A new study has shed light on an asteroid that wiped out dinosaurs may have wiped out mammals as well.
The new study, by an international team of experts on mammal evolution and mass extinctions, showed that these once-abundant mammals nearly followed the dinosaurs into oblivion.
The study showed that when a 10-km-wide asteroid struck what is now Mexico at the end of the Cretaceous and unleashed a global cataclysm of environmental destruction, some two-thirds of all metatherians living in North America perished. This includes more than 90 percent of species living in the northern Great Plains of the USA, the best area in the world for preserving latest Cretaceous mammal fossils.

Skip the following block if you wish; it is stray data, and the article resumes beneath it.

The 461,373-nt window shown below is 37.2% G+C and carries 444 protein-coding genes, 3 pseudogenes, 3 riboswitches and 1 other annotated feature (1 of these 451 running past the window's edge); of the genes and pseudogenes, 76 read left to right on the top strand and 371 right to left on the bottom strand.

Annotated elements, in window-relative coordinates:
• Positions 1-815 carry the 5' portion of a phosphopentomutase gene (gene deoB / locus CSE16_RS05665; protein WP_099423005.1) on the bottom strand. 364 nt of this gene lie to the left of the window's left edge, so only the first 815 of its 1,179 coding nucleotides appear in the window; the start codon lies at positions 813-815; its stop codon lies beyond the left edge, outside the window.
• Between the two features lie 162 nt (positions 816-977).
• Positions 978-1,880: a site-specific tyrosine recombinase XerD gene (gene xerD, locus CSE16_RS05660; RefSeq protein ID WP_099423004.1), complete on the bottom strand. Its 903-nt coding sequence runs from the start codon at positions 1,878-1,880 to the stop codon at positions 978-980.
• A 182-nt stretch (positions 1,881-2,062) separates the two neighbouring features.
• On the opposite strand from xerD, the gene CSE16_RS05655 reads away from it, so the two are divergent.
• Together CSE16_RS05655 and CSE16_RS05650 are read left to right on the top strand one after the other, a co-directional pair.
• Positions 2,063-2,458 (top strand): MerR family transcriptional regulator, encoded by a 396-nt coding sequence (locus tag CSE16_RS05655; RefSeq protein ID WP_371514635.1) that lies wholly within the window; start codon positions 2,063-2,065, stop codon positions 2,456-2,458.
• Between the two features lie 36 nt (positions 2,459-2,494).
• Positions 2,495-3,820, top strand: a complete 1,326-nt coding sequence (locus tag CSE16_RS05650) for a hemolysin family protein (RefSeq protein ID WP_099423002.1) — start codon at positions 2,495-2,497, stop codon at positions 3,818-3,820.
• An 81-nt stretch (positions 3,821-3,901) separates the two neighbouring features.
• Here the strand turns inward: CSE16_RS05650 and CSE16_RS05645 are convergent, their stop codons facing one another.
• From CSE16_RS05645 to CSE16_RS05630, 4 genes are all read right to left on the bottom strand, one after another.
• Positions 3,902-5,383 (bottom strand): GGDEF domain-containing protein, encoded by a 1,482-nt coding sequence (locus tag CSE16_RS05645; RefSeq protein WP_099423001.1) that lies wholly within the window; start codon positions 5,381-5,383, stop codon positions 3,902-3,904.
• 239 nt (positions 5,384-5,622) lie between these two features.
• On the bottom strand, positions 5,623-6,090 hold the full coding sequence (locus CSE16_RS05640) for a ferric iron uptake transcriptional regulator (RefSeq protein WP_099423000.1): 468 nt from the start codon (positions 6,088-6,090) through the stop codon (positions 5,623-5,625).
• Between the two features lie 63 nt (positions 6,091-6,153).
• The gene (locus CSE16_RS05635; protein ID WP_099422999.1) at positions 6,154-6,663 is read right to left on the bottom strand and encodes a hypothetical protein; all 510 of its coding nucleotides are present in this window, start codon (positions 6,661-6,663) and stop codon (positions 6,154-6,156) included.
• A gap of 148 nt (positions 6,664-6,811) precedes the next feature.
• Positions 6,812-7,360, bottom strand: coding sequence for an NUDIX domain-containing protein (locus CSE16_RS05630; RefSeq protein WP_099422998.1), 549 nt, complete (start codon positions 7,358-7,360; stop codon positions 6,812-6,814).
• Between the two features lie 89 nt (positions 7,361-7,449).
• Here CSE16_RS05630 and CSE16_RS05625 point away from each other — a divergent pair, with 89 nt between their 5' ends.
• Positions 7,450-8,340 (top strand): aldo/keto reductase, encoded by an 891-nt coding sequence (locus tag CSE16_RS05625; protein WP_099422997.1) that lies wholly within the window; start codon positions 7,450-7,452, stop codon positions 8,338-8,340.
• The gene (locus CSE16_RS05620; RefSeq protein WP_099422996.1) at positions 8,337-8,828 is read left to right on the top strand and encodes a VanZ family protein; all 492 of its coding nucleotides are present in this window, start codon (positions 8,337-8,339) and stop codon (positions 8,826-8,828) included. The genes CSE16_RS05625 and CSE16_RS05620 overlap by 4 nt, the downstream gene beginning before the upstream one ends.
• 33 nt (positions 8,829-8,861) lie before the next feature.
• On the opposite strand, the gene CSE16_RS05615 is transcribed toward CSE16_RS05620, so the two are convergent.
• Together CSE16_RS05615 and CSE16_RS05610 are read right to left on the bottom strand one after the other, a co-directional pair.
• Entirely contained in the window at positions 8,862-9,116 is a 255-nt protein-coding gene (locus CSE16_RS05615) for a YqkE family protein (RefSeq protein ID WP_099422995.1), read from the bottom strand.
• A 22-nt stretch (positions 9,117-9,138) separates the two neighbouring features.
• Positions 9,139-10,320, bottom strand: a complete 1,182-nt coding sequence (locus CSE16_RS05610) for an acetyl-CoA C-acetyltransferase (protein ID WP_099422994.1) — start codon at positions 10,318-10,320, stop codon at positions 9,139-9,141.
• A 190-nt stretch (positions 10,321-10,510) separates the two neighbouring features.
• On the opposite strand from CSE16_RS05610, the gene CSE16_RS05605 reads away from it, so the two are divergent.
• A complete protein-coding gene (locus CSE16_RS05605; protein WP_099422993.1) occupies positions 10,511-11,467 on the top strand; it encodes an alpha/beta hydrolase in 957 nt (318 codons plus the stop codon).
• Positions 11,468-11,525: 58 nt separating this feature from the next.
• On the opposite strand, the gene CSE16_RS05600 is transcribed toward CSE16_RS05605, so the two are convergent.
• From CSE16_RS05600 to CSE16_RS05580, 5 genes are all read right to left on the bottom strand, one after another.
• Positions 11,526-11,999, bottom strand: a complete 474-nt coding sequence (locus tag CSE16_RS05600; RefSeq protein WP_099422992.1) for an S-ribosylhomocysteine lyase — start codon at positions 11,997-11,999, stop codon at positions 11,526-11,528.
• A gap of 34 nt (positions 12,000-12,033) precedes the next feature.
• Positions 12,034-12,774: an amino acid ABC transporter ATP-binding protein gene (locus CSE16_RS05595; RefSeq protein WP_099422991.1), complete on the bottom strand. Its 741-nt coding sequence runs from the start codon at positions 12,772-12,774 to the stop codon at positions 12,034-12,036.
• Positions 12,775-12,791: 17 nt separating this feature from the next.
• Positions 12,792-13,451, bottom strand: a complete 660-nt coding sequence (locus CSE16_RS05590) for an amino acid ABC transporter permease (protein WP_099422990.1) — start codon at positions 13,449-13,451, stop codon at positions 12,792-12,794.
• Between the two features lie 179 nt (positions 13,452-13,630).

Dr. Steve Brusatte of the University of Edinburgh's School of GeoSciences, an author on the report, said that the classic tale was that dinosaurs died out and mammals, which had been waiting in the wings for over 100 million years, then finally had their chance but their study showed that many mammals came perilously close to extinction.
The new study was published in the open access journal ZooKeys.